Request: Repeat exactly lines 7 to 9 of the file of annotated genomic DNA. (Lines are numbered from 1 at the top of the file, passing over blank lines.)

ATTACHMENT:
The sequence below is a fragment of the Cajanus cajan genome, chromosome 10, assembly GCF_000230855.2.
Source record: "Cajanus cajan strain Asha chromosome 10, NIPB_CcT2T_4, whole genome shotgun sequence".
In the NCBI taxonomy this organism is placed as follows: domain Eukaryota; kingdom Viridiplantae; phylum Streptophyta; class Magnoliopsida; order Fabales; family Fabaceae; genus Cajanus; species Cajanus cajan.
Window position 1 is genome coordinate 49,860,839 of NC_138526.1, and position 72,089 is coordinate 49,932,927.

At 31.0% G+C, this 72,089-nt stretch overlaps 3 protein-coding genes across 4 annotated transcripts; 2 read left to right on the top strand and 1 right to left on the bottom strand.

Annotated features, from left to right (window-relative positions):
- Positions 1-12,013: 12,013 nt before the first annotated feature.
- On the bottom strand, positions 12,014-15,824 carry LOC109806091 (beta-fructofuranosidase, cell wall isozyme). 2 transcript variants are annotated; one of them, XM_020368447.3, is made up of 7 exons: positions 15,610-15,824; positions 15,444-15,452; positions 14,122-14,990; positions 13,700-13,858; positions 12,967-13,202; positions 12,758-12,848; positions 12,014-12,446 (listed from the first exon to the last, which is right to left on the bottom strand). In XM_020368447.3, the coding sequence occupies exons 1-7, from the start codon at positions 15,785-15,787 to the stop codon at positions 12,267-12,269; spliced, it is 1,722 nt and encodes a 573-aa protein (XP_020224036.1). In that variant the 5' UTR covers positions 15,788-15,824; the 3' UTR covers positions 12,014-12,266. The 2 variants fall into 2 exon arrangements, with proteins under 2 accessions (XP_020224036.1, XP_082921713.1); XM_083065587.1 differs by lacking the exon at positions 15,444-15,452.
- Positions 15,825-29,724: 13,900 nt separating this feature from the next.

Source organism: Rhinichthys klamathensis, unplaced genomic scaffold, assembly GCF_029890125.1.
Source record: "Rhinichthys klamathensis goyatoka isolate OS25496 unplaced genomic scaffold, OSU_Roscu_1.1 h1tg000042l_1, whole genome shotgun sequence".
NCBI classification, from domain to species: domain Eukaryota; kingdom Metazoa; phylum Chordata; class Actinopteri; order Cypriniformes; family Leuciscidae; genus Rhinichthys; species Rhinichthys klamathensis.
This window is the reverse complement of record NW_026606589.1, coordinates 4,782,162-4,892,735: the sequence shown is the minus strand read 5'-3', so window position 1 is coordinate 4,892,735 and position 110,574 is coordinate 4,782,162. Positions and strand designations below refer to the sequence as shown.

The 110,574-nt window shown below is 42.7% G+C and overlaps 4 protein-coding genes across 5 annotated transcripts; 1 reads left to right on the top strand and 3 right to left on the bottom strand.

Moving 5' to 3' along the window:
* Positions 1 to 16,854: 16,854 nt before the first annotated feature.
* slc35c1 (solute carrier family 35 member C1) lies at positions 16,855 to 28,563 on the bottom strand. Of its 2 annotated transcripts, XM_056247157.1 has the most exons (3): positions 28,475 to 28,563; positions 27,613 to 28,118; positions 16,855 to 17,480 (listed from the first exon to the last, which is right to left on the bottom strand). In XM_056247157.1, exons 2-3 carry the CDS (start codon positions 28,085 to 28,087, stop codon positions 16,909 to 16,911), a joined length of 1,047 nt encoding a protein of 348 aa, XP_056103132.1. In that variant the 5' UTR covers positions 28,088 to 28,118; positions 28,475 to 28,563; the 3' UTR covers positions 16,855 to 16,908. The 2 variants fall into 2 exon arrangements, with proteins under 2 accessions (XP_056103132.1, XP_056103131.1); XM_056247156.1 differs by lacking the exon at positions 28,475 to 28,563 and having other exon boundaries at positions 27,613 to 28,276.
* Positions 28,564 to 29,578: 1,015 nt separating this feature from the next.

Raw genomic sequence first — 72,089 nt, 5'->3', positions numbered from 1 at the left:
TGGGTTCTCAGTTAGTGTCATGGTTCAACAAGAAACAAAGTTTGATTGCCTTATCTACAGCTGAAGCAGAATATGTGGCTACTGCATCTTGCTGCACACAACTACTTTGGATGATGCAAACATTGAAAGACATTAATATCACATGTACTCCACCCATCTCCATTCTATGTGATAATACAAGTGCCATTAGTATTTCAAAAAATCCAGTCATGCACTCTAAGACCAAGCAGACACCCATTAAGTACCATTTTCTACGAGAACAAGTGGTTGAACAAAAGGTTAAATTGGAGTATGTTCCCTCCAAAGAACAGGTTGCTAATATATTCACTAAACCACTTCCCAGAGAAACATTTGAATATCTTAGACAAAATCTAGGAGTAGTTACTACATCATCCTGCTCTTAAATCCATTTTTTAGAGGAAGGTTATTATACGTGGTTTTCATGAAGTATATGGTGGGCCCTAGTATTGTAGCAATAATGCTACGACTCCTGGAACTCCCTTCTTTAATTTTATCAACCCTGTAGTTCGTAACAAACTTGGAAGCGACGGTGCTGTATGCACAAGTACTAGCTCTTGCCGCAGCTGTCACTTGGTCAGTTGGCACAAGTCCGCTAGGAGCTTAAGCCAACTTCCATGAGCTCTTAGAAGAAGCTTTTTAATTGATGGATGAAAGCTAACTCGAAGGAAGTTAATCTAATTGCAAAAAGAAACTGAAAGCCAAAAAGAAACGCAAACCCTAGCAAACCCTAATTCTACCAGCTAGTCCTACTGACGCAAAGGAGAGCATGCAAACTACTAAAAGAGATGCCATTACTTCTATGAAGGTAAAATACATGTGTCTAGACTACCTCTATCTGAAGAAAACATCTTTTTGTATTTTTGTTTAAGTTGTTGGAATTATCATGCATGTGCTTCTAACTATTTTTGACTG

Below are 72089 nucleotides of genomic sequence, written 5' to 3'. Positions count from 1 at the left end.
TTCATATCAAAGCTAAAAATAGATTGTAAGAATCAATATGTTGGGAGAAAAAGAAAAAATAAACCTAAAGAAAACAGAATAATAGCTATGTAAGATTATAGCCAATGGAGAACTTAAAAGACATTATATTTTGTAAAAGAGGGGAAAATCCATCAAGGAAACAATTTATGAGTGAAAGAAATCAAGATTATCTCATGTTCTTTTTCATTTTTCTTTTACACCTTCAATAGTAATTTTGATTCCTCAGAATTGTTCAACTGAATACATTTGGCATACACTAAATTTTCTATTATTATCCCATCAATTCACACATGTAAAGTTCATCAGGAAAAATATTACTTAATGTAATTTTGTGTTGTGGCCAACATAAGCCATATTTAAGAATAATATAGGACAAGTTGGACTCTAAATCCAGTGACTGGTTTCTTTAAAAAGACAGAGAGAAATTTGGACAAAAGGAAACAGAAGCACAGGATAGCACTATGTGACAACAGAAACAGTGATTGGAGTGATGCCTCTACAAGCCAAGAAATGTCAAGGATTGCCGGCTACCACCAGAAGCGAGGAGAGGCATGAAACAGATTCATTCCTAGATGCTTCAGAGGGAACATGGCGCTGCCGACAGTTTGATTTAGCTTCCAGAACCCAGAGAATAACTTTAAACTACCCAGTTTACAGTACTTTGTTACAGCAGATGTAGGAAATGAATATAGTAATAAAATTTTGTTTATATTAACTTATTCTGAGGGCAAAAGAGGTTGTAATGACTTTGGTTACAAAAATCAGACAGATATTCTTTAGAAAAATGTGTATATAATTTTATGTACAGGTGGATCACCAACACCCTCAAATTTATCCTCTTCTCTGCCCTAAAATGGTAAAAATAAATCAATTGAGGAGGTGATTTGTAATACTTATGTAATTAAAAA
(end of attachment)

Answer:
- Positions 1-12,013: 12,013 nt before the first annotated feature.
- On the bottom strand, positions 12,014-15,824 carry LOC109806091 (beta-fructofuranosidase, cell wall isozyme). 2 transcript variants are annotated; one of them, XM_020368447.3, is made up of 7 exons: positions 15,610-15,824; positions 15,444-15,452; positions 14,122-14,990; positions 13,700-13,858; positions 12,967-13,202; positions 12,758-12,848; positions 12,014-12,446 (listed from the first exon to the last, which is right to left on the bottom strand). In XM_020368447.3, the coding sequence occupies exons 1-7, from the start codon at positions 15,785-15,787 to the stop codon at positions 12,267-12,269; spliced, it is 1,722 nt and encodes a 573-aa protein (XP_020224036.1). In that variant the 5' UTR covers positions 15,788-15,824; the 3' UTR covers positions 12,014-12,266. The 2 variants fall into 2 exon arrangements, with proteins under 2 accessions (XP_020224036.1, XP_082921713.1); XM_083065587.1 differs by lacking the exon at positions 15,444-15,452.
- Positions 15,825-29,724: 13,900 nt separating this feature from the next.